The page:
In 2010, membership ranks declined from 12.3% in 2009 to 11.9% currently, a shadow of its former self in collapse. "The number of wage and salary workers belonging to unions declined by 612,000 to 14.7 million." Among public sector workers, 36.7% are organized compared to 6.9% for private sector ones, down from 30% in 1958, their peak.

According to 2009 BLS figures, organized public sector ranks surpassed private ones for the first time, even though commerce and industry employs five times more workers.

Today, the US Postal Service has three times more than auto companies, no thanks to corrupted union bosses colluding with business and government, betraying their rank and file. As a result, labor historian Paul Buhle sees organized labor collapsing, and labor author Robert Fitch compared American workers to "owners of a family car whose wheels fell off long ago. Each family member (now must rely) on their own two feet; they scarcely remember what it was like being able to ride together." They don't recall once having rights long ago stripped and lost.

Why? Because union bosses sold out, siding with employers, getting big salaries and fancy perks, and being more concerned with their own welfare than rank and file members they represent. Or so they claim.

Continuing where Reagan/Bush, Clinton and Bush II left off, Obama colluded with union bosses to impose his business-friendly agenda on working Americans, gutting their rights methodically since taking office.

Should his gutless response to Wisconsin protesters surprise? In a February 16 Milwaukee WTMJ television interview, he posed fraudulently as worker-friendly, saying:

"Everybody's got to make some adjustments to new fiscal realities," endorsing wage cuts to "save jobs," adding:

"Some of what I've heard coming out of Wisconsin, where you're just making it harder for public employees to collectively bargain, generally seems like more of an assault on unions."

This by a president who disdains working Americans. Many thought his election would end Bush era politics. Instead they intensified by trashing worker rights, including under an appointed Auto Task Force, eliminating tens of thousands of jobs, ravaging communities, imposing draconian new hire demands, and appointing a "pay czar" to reward management.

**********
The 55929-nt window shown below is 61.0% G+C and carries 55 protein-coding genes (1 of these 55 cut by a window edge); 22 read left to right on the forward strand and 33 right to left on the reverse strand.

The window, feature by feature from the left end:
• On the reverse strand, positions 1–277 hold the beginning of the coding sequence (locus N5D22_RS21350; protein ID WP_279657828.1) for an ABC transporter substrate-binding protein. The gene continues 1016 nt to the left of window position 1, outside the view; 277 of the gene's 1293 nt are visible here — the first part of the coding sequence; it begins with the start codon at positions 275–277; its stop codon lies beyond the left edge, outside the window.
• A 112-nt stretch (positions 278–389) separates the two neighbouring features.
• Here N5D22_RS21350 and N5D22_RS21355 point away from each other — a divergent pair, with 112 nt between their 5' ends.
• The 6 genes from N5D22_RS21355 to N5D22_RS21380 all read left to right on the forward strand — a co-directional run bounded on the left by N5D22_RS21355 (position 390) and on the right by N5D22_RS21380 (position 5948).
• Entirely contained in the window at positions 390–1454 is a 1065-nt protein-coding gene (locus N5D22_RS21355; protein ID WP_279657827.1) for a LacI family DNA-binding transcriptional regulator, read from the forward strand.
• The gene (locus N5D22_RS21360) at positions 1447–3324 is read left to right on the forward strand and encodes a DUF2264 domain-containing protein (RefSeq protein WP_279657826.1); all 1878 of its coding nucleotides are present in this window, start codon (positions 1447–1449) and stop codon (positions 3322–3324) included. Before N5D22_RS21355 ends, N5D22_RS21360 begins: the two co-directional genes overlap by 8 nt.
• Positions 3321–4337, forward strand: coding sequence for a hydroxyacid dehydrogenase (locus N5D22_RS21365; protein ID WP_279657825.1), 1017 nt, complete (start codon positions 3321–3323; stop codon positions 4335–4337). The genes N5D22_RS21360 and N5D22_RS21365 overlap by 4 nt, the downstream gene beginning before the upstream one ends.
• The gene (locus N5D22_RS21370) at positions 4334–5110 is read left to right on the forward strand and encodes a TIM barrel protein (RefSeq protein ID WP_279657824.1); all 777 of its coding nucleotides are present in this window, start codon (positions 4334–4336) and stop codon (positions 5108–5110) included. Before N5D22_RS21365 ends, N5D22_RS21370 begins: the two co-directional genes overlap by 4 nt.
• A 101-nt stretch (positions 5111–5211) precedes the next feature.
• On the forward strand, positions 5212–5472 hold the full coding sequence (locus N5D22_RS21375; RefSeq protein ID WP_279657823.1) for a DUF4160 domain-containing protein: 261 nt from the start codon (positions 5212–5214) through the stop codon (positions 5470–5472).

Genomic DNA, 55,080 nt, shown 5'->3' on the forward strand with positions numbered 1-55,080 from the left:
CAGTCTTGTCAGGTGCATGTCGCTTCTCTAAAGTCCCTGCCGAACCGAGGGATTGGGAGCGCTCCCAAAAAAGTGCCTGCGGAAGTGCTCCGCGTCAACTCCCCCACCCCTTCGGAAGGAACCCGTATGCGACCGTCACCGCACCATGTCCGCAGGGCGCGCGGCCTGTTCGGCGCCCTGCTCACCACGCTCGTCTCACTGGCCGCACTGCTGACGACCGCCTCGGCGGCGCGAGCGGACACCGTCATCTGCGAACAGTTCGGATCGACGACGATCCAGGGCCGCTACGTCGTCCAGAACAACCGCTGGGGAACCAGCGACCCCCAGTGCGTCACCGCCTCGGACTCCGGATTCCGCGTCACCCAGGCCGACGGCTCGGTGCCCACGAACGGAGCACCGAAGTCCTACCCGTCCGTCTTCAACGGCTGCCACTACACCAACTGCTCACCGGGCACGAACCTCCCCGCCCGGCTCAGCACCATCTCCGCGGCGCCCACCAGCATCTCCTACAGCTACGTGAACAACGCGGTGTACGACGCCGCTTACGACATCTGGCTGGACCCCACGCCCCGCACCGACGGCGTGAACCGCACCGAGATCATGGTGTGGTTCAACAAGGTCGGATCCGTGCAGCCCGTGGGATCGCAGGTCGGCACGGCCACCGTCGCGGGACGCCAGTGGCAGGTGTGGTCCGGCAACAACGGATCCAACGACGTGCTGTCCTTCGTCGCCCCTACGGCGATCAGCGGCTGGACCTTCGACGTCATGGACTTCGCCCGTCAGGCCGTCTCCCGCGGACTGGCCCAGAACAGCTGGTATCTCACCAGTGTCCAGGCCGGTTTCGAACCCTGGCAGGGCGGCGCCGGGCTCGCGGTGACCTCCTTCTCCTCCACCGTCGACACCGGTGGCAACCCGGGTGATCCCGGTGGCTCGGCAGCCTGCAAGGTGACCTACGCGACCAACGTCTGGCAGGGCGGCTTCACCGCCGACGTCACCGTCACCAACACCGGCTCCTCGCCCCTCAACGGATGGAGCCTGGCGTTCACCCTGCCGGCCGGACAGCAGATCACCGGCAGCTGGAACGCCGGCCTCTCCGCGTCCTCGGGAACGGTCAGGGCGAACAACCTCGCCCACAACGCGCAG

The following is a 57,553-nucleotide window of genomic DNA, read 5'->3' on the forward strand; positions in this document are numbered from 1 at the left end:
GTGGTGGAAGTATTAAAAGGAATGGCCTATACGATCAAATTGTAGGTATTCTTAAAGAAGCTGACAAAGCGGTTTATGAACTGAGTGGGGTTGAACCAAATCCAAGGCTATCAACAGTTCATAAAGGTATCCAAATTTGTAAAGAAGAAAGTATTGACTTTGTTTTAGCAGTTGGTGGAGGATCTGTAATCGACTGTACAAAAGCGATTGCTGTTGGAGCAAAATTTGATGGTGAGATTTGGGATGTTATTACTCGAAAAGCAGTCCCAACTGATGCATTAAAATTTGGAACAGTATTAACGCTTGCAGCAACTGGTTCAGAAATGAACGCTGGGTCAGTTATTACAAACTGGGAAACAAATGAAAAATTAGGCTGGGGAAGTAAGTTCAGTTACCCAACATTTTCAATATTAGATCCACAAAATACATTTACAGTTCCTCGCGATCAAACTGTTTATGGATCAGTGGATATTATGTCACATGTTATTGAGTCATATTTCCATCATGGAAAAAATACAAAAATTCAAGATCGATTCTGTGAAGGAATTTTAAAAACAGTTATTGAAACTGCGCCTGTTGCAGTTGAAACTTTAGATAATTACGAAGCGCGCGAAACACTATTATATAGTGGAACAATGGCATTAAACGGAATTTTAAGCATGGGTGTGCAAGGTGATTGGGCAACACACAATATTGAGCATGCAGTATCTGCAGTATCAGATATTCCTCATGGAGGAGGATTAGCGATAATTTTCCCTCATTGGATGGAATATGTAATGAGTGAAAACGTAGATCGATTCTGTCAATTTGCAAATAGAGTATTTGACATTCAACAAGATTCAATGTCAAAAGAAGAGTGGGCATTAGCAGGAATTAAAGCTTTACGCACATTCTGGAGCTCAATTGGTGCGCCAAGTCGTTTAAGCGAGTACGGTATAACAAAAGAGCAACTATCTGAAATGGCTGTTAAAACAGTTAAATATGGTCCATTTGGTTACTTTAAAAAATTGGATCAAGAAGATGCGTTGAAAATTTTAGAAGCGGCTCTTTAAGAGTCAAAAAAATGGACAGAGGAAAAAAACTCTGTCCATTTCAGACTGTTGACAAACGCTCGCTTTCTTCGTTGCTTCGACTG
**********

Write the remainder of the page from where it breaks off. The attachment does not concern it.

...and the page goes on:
His administration endorses the "new normal," including 22% + unemployment, poverty wages, eroding benefits, and pensions targeted for elimination to help states and enrich corporate bosses more. Yet for some, he's a "people's president," a man with a message: "Change," and "Yes We Can." Yes he did, in fact, serve corporate interests, not loyal constituents he trashed for big money.

Feigning support for Wisconsin protesters, he said nothing about Governor Walker's threat to use National Guard force against them, a clear constitutional First Amendment assault.

Protesters so far are undaunted, their ranks growing and spreading across the state in solidarity, but to what avail. Expected passage of Walker's bill was only was delayed when Senate Democrats walked out. They took refuge in neighboring Illinois, ignoring a Republican "call of the House," sending police off to find them, a shameless political stunt.

Their maneuver, in fact, is delay, negotiate, co-op union bosses, and reach accommodation with Walker and majority Republicans. As a result, the fix is in to force first-step draconian measures, more coming later, including concessions on collective bargaining rights. Activists know the scheme well, University of Wisconsin-Superior Professor Joel Sipress saying:

"We all know that this is part of a broader assault on the ability of working people in this state and this country to have decent, humane lives. The same people who want to strip public workers of their rights - they're the same (ones) who want to say to all of us 'it is a sink-or-swim society.' We will not allow Wisconsin to become a state where the working people live off the scraps that are thrown to them by the economic elite."

Protests Spread to Ohio, Indiana, Michigan and Perhaps Beyond